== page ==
1.3.10 CST’s vision: neither ‘collectivist’ nor ‘individualist’

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Unit 1 Contents

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CST’s vision of ‘integral human development’ and ‘the common good’ forms one view of human wellbeing.  As such, it has to compete in the public forum against other ways of seeing the human good.  We could come to understand it more clearly by comparing and contrasting it with other views, and we begin to do so on this screen.

CST’s vision of human wellbeing is controversial – especially the common good side of the coin.  It denies certain other views about human wellbeing that many people accept.

‘Integral human development’ assumes, as its starting point, the principle of human dignity – and this makes very clear that that CST rejects collectivist views.  These say that the good of some people can be discounted for the sake of the whole.

A main example of such a collectivist view is ‘utilitarianism’.  This has been a highly influential philosophy in the Western world since it was first propounded in the eighteenth century by Jeremy Bentham. (Incidentally, in line with a request by Bentham in his will, his skeleton, dressed in his own clothes and surmounted with a wax head, is on permanent display at University College, London; see Bentham Project: Auto-Icon.)

Utilitarianism holds that society as a whole may use some people, at whatever cost to them, to achieve an overall goal of maximum, aggregate ‘utility’.  Utilitarians believe that human happiness consists simply in maximizing pleasure and minimizing pain.  Hence ‘utility’ means the sum of pleasure minus pain.  On a utilitarian view, it doesn’t matter how cruelly a few people are tortured if this means society overall has higher utility, for example by being safer from terrorism.

CST rejects utilitarianism because its aim of maximizing utility regardless of the negative effects for some persons fails to recognize human dignity.  CST insists that there are certain ways in which human persons should never be treated, for any reasons at all.  One of them is torture, as we saw in 1.3.1.

In Unit 2 we shall look at ‘socialism’.  The fact that CST is against collectivism helps to explain why it has been critical of socialism. Especially in the Communist form of socialism that actually existed in central and eastern Europe under Soviet Russian control for much of the twentieth century, CST opposed it on the ground that it saw human beings as cogs in a collectivist machine of class conflict, not as persons having a transcendent dignity.  The encyclicals of the Polish Pope, John Paul II, made this critique very powerfully, especially Laborem Exercens (1981) and Centesimus Annus (1991).  (Both these encyclicals can be studied closely in Module A.  See 4.3 and 8.2.)

As well as opposing collectivism, CST is also contrary to individualistic views of human wellbeing.  These are very prominent in Western liberal societies today.  Here ‘individualistic’ means seeing the good life as something each individual, you or I, could enjoy regardless of whether other people also do.  As long as I get what I want, or as long as I can do what I freely choose, I can enjoy life.  Other people don’t come into the equation, except to the extent that I want or decide that they will.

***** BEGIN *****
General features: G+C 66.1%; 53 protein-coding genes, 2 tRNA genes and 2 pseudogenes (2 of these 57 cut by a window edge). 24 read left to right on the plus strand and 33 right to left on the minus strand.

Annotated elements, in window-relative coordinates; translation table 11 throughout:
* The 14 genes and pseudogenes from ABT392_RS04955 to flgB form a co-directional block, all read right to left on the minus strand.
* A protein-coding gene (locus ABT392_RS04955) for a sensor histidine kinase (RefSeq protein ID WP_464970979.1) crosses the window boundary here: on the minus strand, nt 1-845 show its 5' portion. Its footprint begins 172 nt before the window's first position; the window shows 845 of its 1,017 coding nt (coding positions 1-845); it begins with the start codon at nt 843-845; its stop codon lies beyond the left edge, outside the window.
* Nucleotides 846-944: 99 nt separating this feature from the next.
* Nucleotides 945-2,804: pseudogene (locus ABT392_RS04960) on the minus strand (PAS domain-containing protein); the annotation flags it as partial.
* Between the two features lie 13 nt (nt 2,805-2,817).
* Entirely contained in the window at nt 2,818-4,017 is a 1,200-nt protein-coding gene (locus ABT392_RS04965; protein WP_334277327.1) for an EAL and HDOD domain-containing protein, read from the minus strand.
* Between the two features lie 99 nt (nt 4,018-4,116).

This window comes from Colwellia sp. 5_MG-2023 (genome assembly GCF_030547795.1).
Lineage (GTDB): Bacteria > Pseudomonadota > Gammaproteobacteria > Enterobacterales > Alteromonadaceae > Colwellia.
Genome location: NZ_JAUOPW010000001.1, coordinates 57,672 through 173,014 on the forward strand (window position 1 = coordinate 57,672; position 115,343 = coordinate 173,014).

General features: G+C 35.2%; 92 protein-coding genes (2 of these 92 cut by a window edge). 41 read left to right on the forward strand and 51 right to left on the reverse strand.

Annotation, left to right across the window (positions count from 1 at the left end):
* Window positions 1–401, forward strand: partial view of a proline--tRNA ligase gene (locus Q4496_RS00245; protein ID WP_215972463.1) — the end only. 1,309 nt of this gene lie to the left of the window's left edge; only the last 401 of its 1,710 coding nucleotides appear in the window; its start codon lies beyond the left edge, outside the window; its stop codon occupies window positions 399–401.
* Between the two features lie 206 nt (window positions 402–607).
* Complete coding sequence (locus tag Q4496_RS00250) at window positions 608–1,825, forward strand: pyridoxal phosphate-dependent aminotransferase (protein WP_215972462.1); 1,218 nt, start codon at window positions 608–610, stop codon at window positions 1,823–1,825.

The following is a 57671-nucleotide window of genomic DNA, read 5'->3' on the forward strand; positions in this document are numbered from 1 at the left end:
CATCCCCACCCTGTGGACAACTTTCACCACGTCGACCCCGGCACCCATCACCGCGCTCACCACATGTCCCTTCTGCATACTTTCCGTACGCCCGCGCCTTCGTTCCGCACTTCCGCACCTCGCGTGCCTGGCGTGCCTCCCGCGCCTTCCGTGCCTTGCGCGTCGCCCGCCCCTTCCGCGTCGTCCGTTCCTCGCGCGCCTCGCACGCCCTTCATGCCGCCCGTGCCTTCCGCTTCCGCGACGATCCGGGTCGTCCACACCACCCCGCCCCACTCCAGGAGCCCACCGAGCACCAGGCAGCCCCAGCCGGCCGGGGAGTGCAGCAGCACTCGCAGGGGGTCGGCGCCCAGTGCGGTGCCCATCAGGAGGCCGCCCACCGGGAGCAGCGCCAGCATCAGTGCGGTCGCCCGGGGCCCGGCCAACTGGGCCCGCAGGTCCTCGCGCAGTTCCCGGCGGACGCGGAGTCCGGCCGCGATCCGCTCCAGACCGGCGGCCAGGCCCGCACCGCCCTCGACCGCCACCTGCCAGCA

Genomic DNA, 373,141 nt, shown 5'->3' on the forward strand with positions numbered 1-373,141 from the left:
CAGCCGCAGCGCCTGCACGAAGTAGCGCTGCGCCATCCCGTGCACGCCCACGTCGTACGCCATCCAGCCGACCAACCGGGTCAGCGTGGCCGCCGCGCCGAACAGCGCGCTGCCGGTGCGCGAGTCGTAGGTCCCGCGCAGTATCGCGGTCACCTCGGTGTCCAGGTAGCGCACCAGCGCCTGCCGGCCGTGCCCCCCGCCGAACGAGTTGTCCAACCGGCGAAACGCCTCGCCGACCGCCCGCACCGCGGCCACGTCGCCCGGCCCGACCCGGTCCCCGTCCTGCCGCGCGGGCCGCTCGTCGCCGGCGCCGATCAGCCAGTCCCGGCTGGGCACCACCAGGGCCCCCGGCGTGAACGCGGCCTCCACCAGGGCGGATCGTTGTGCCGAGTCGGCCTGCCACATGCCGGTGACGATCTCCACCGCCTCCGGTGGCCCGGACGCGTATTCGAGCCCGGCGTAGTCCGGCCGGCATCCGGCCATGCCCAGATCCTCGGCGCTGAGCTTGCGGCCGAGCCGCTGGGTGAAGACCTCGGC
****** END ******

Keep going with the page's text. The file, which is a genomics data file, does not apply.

Of course both pleasure and free agency are good things.  But CST is opposed to views that see human wellbeing as given by individual maximization of pleasure (hedonism) or by maximum exercise of individual freedom (libertarianism).  Such versions of individualism reject the claim that human wellbeing is found in an irreducibly common good.

In Unit 2, we shall look at ‘liberalism’ also.  Most versions of liberalism are based on individualistic assumptions.  This is one of the main reasons that the documents of CST are critical of liberalism.

To sum up, CST’s vision of integral human fulfilment and the common good is neither collectivist nor individualistic.

One adjective that can be used for it is ‘communitarian’.  This word labels any view in which human wellbeing is seen as a common good.

Many in our contemporary society who see themselves as liberals are suspicious of any ‘communitarian’ views.  They think that ‘communitarian’ views about human wellbeing mean that, if people who hold them get into government, they will use political power to bring about communitarian goals that many citizens do not endorse, and therefore that threaten individual freedoms.  In short, they see communitarian positions as inevitably collectivist.  Many people assume that any Christian understanding will suppress freedoms in exactly that way.  Maybe you have this fear.

Later in this module, especially in Unit 3, we shall look at this very important issue.  But we already know, from earlier in this part of this module (1.3.4, 1.3.5), that CST’s vision requires full protection of each person’s human rights, and therefore of human freedom.

 

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End of 1.3.10

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Module B outline

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